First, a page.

By Rob Bennett
The Stock-Return Predictor is a stock valuation calculator that performs a regression analysis of the historical stock-return data to reveal to investors the most likely annualized ten-year return for U.S. stocks starting from any of the various valuation levels. The calculator is rooted in a belief in Yale Professor Robert Shiller’s finding that valuations affect long-term returns and that, thus, long-term returns are to a significant extent predictable.
Investors can obtain higher returns at less risk by changing their stock allocations in response to dramatic changes in valuations, according to the calculator. For example, it shows that, at the P/E10 level (“P/E10” is the price of the S&P 500 over the average of its last ten years of earnings) that applied in 1982 (8), the most likely annualized 10-year return was 15 percent real. In contrast, the most likely annualized 10-year return in 2000 (when the P/E10 level was 44) was a negative 1 percent real.
There obviously is not one stock allocation that makes sense both when the likely long-term return is a positive 15 percent and when it is a negative 1 percent. The key to successful investing is getting your stock allocation right and it is not possible to do this following a Buy-and-Hold strategy if the risk/reward ratio for stocks is not a constant but an ever-changing phenomenon.
That said, the Stock-Return Predictor backs up claims that stocks are always the best asset class in the distant long-term. The highest valuation level on record is the 44 P/E10 level that applied in 2000. Even stocks purchased at those prices are likely to generate a solid 30-year return, according to the historical data; the Return Predictor puts the most likely return at the end of 30 years at 4.7 percent real. In 30 years, stocks have gone through a full secular bear/secular bull cycle and the effect of the starting-point valuation level is diminished.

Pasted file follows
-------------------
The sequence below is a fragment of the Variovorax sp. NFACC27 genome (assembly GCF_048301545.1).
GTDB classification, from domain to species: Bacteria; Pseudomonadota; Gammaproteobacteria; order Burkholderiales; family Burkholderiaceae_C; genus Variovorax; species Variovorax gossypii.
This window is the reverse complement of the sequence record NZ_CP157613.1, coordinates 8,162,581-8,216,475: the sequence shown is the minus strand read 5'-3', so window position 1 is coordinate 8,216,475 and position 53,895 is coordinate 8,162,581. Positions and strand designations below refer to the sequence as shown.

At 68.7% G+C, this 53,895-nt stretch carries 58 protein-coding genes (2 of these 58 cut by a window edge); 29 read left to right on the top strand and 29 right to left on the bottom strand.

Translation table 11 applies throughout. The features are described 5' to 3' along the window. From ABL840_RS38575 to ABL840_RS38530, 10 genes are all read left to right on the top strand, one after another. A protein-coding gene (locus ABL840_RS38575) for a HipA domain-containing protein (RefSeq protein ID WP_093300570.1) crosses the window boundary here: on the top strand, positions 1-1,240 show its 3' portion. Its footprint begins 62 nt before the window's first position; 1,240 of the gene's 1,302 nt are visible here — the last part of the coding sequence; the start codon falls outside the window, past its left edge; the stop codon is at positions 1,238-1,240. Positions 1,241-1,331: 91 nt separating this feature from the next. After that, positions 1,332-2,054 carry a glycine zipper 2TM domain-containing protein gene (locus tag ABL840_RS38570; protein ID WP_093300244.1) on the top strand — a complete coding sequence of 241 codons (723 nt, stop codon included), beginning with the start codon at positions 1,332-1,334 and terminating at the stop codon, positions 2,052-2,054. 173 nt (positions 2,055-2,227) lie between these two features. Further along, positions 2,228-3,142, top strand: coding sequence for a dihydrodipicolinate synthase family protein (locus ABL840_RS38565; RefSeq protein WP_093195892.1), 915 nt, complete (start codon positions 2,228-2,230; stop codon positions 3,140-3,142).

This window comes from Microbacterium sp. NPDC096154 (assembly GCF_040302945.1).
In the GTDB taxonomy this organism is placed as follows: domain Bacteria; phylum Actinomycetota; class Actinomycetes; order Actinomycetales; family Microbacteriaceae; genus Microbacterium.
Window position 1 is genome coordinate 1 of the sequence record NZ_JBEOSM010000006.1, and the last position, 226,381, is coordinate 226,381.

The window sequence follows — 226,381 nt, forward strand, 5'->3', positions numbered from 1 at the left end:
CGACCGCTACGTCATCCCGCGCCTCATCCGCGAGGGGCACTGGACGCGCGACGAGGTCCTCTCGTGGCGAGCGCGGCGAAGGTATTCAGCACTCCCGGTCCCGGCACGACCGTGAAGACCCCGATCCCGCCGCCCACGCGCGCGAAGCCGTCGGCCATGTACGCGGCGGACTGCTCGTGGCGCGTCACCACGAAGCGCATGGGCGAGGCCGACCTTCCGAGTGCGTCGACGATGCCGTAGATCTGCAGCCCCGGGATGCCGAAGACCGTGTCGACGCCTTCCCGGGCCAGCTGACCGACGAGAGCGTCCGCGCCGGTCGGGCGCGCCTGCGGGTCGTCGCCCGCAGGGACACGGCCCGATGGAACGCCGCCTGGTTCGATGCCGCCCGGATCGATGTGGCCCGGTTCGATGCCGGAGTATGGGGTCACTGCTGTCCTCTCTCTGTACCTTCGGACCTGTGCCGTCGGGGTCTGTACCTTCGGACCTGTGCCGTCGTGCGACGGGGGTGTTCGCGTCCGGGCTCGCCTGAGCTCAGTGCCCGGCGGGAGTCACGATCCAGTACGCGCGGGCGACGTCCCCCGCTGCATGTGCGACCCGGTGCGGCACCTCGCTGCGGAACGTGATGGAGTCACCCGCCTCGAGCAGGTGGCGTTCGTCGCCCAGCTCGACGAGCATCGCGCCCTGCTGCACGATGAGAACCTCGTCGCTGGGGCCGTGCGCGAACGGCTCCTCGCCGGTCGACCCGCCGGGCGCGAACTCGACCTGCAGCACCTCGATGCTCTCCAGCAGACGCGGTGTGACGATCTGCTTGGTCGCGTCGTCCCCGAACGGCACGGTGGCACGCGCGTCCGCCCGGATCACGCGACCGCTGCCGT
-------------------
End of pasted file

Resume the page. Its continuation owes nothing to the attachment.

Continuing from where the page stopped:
The calculator does not report likely returns for time-periods of less than 10 years. The data shows a small amount of return predictability at five years, but the strength of the correlation between the starting point P/E10 level and the return obtained at Year Five is not sufficiently strong to provide meaningful guidance to investors. The statistical correlation is significant but not great at Year 10, stronger at Year 15 and surprisingly strong at Year 20.
The theory for why returns become predictable only after the passage of 10 years of time is that investor emotion is the dominant influence on prices in the short term but the economic realities assert themselves with the passage of time. The economic realities never come to complete dominance because investor emotion is present in each new short-term time-period. But the influence of any one short-term time-period diminishes as its effect is overwhelmed by the power of the economic realities to pull prices in the direction of fair value.
The 10-year predictions lack precision. The most likely annualized 10-year return starting from the fair-value P/E10 level of 15 is 5.6 percent real. There is an 80 percent chance of a return greater than 2.6 real in those circumstances and an 80 percent chance of a return less than 8.6 real. There is only a 5 percent chance of a return less than a negative 0.39 real and only a 5 percent chance of a return greater than 11.6 real.
The value of the calculator lies in the comparisons it makes possible for an investor seeking to make informed asset allocation decisions. Given the lack of precision in the predicted returns, it would be silly to place much focus on the difference between the results reported for a stock purchase made at a P/E10 level of 14 and those reported for a stock purchase made at a P/E10 level of 16. However, the differences in the results for a P/E10 level of 15 and a P/E10 level of 30 are stark. For an investor who buys into the premises in which the calculator is rooted to fail to make an asset allocation change in response to that dramatic a valuations swing would be foolhardy.
The Stock-Return Predictor challenges fundamental beliefs of the conventional model (the Buy-and-Hold Model) for understanding how stock investing works. The conventional thinking is that stocks pay higher returns than other asset classes because investors are being compensated for taking on more risk. The Predictor shows that, to the contrary, stocks offer the lowest returns when they are most risky and that stocks in some circumstances offer likely long-term returns significantly lower than the guaranteed returns offered by far safer asset classes.